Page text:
Objectives: Sexual partner mixing by age is common among adolescents and adults. Although adolescent girls with older male partners are at increased risk of sexually transmitted infection, the importance of this association in young adults is unclear.
Goal: To assess the association between partner age difference and prevalence of chlamydial infection among young women.
Study Design: Using Wave III of the National Longitudinal Study of Adolescent Health (April 2, 2001–May 9, 2002), the authors examined the relation between the prevalence of chlamydial infection and the partner age among women aged 18 to 26 years.
Results: Among women with most recent partners 2 to 8 years younger, the odds of chlamydial infection were approximately 2 times greater [adjusted odds ratio (OR), 1.8; 95% confidence interval (CI), 0.9, 3.5] than among women with partners within 1-year age difference, adjusting for number of partners in the past year. Prevalence of chlamydial infection was only slightly greater for women with partners 2 to 5 years older (adjusted OR, 1.4; 95% CI, 0.9, 2.3) and partners 6 or more years older (adjusted OR, 1.6; 95% CI, 0.9, 2.8), when compared with women with partners within 1-year age difference. The relation between most discordant partner age difference and chlamydial infection seems to vary by women’s race/ethnicity, although these stratified estimates are imprecise.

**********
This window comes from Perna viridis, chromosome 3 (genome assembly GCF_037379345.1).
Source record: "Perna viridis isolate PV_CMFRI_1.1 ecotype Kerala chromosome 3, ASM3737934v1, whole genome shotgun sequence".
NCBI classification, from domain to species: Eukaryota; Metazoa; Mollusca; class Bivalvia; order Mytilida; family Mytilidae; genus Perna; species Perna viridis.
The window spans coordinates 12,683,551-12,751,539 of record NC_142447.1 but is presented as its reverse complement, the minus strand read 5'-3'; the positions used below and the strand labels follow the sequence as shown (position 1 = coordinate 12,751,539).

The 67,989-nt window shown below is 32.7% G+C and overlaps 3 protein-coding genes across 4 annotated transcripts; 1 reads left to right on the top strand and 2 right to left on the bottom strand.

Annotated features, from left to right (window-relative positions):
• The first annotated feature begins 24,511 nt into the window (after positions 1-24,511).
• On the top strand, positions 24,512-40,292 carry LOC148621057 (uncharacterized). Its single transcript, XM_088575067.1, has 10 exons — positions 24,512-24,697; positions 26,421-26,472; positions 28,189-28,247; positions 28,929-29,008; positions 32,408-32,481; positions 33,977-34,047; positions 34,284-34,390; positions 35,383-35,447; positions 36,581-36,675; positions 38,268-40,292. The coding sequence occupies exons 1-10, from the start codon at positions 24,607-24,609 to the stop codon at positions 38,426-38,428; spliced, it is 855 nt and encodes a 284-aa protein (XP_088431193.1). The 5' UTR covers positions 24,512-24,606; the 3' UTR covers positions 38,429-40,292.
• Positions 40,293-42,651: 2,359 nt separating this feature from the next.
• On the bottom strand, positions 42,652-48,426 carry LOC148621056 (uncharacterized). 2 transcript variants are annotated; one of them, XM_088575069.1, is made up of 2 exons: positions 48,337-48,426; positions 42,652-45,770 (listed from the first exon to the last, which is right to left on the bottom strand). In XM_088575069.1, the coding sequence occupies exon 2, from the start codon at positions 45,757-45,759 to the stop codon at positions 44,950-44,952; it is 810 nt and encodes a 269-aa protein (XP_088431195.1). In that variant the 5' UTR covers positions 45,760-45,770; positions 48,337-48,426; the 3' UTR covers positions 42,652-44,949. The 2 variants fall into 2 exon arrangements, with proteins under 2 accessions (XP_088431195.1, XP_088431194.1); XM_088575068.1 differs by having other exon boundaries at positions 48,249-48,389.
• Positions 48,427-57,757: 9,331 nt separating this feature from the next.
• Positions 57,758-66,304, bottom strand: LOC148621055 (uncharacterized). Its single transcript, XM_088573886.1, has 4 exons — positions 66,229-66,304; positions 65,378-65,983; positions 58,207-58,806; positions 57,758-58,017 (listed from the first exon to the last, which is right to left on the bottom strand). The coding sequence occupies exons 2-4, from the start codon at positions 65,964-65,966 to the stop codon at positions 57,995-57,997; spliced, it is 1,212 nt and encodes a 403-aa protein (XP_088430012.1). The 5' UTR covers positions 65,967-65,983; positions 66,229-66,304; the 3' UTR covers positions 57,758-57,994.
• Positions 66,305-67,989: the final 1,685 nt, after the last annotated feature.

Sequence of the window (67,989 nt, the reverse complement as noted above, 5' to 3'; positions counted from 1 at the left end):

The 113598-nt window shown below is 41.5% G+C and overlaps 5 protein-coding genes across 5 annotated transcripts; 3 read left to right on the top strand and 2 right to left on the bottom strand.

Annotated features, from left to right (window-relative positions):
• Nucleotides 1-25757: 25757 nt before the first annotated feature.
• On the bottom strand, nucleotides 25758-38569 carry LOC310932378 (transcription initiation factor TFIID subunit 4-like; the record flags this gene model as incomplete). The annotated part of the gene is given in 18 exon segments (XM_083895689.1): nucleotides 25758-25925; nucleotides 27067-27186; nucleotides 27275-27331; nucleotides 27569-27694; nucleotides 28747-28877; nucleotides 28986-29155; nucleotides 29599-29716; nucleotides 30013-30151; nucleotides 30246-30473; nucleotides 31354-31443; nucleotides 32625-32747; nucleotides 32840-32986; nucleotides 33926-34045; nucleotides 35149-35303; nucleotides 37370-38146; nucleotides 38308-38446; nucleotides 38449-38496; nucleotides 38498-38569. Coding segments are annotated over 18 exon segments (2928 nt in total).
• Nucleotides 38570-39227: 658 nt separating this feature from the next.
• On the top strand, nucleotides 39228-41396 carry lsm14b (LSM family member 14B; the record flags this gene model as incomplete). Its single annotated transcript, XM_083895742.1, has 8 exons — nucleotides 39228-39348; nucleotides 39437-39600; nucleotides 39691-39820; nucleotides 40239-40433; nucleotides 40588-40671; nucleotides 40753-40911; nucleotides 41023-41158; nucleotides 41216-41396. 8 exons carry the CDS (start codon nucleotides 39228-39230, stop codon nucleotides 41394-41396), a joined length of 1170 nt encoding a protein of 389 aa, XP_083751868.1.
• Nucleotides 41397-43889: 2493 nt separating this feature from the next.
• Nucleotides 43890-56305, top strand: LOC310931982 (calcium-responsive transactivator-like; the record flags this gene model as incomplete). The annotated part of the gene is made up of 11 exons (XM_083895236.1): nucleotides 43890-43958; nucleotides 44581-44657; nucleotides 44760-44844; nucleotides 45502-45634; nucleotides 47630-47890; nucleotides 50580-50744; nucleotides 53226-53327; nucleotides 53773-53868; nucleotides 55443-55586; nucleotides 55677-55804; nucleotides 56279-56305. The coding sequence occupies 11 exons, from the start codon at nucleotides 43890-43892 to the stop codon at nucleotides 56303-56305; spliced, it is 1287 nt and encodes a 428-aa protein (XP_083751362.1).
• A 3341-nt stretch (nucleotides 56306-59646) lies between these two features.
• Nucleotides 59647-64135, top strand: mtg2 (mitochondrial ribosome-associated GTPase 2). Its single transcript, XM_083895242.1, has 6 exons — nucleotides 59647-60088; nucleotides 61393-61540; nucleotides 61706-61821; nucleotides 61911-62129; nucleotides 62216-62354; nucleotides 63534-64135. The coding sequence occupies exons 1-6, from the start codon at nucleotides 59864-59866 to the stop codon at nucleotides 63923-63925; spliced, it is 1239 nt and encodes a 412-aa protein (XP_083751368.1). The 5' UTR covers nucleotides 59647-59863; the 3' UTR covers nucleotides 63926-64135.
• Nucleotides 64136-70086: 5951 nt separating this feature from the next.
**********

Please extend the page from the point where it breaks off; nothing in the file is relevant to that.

Conclusions: These findings suggest that among young adult women, in contrast to adolescents, older male partners are only moderately associated with the prevalence of chlamydial infection. Young adult women have the lowest odds of infection with partners within 1 year of age difference.